The real language to reverse the effects of Babel was created in the 20th century and is now flourishing the 21st: It is, of course, the digital language of our computers and cellphones and almost any current device—fridges, cars, missiles, you name it. At last mankind has found a language that all humans understand and as a result can make exponential progress in building its new and latest Towers of Babel.

And there is the danger. We think we can defeat God and subvert his will for us.

Of course, the secularists don’t believe in God or the gods, but even John Gray—an atheist philosopher—said: “Secular thinkers have turned to a belief in progress that is further removed from the basic facts of life than any religious myth.”

In other words, the building of the Tower of Babel is one more example of a colossal mistake that will have dire consequences. As Ayn Rand expressed it: “We can evade reality, but we cannot evade the consequences of reality.” There’s the rub: The modern dream of progress is just that—a dream, a fantasy, a false myth that needs to be deconstructed for what it is.

The Tower of Babel, on the other hand, is an enduring myth that speaks true. And if from this we wish to consider a solution to the current impasse we are in, then we need go no further than to the root problem: “facts” as a substitute for “truth.”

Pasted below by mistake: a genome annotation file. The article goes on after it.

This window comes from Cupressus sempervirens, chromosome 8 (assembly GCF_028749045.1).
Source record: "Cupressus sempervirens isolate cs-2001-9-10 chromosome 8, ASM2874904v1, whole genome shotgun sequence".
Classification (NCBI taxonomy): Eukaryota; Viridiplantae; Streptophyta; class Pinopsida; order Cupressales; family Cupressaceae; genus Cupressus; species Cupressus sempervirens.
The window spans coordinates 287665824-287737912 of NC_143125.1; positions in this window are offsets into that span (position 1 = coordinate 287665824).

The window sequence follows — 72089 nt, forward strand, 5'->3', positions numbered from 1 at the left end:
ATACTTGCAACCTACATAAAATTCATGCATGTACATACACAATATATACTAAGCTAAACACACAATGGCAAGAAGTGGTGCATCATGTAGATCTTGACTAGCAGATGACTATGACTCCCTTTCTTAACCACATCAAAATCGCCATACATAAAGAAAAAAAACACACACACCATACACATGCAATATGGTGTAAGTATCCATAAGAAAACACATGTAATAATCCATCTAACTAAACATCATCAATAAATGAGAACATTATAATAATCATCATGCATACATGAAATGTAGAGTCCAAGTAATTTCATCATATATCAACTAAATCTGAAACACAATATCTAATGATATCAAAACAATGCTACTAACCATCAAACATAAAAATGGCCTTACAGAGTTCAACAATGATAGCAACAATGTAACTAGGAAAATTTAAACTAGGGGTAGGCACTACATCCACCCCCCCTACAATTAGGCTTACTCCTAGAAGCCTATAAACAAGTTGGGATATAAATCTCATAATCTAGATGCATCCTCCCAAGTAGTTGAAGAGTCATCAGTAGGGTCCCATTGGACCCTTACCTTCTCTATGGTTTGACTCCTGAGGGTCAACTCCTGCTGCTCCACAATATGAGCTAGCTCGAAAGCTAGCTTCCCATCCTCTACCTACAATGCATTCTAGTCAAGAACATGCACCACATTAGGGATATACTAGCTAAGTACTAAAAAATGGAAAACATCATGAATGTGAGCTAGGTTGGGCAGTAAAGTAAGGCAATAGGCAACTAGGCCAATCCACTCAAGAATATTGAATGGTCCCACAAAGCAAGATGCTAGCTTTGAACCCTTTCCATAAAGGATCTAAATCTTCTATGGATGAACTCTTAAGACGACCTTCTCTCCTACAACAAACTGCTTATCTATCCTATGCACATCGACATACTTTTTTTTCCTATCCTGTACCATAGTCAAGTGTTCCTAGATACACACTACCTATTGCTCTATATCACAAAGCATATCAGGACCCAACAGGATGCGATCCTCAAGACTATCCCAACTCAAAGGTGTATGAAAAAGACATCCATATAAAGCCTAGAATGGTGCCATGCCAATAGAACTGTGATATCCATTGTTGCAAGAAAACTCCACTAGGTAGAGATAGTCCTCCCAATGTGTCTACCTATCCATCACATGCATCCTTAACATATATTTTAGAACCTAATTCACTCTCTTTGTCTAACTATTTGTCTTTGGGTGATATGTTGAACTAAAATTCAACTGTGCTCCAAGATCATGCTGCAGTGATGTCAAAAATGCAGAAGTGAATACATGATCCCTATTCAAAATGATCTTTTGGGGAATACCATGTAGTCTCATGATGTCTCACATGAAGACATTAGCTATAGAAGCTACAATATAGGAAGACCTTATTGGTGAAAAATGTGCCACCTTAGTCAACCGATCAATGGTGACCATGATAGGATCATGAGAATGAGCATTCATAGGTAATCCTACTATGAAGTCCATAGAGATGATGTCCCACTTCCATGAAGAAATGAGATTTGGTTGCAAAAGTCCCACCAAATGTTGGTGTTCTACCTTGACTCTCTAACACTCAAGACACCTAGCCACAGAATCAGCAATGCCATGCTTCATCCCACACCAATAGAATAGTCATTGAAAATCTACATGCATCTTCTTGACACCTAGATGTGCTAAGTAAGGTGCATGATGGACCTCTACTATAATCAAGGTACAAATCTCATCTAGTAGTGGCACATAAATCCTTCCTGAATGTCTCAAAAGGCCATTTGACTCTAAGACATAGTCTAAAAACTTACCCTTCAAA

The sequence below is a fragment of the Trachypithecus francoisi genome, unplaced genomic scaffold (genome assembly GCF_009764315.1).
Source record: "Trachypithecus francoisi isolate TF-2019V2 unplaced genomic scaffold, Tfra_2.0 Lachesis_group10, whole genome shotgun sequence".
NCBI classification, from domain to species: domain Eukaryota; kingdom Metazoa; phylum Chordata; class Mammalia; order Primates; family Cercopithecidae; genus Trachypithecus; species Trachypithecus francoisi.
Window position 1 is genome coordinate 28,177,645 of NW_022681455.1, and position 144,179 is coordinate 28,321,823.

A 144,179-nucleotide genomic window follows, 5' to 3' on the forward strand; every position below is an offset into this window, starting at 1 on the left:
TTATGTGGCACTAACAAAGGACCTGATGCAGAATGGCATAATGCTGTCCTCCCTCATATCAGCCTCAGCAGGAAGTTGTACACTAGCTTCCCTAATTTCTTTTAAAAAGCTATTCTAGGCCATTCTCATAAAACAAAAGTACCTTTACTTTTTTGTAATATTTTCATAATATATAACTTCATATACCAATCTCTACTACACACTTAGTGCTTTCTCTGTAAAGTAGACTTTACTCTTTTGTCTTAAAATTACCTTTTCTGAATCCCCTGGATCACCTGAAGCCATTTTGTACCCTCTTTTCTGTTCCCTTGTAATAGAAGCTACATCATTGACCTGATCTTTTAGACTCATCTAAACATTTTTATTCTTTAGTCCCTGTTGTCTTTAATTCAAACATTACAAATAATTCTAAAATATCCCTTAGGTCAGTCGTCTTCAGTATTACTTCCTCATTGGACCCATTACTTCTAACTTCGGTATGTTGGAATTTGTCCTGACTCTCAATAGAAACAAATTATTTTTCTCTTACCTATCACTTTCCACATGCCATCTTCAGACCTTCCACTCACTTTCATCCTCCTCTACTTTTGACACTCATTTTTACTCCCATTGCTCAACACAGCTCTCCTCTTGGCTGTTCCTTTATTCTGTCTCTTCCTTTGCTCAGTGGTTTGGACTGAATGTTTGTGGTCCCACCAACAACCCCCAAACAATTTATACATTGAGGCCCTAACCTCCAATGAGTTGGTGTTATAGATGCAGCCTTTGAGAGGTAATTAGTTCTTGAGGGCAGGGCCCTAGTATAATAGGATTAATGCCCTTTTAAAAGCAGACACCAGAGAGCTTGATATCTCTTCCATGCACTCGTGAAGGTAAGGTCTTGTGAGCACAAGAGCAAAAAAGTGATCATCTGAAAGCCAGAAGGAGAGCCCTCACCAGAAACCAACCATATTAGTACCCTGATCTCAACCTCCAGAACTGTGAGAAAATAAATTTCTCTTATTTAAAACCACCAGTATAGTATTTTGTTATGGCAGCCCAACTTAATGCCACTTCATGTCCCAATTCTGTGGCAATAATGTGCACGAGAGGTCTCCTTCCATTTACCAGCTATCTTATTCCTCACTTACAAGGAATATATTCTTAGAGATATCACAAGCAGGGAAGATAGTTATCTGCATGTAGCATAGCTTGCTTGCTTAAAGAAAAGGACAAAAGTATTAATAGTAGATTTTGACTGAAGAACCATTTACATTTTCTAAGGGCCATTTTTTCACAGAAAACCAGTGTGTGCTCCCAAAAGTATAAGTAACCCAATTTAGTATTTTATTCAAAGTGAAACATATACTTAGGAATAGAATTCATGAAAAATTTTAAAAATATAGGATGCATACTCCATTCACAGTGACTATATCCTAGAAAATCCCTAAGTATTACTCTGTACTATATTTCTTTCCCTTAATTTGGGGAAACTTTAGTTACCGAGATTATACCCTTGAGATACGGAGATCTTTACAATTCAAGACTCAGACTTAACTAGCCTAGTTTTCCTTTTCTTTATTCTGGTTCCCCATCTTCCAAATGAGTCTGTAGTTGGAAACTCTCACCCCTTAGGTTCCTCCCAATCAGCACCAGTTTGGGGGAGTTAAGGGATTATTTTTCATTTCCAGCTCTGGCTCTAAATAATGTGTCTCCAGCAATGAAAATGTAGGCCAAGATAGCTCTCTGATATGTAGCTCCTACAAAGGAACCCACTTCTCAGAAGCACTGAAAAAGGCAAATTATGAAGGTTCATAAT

When people, when cultures start to value truth, then the facts resume their proper place in the scheme of things, and the dangerous, utopian fantasies begin to recede. So let us look at the traditional myths with new eyes, new hearts, and new minds, and let us embrace their truths.

James Sale is an English businessman whose company, Motivational Maps Ltd., operates in 14 countries. He is the author of over 40 books on management and education from major international publishers including Macmillan, Pearson and Routledge. As a poet, he won First Prize in The Society of Classical Poets’ 2017 competition, recently appearing at the group’s first symposium held at New York’s Princeton Club.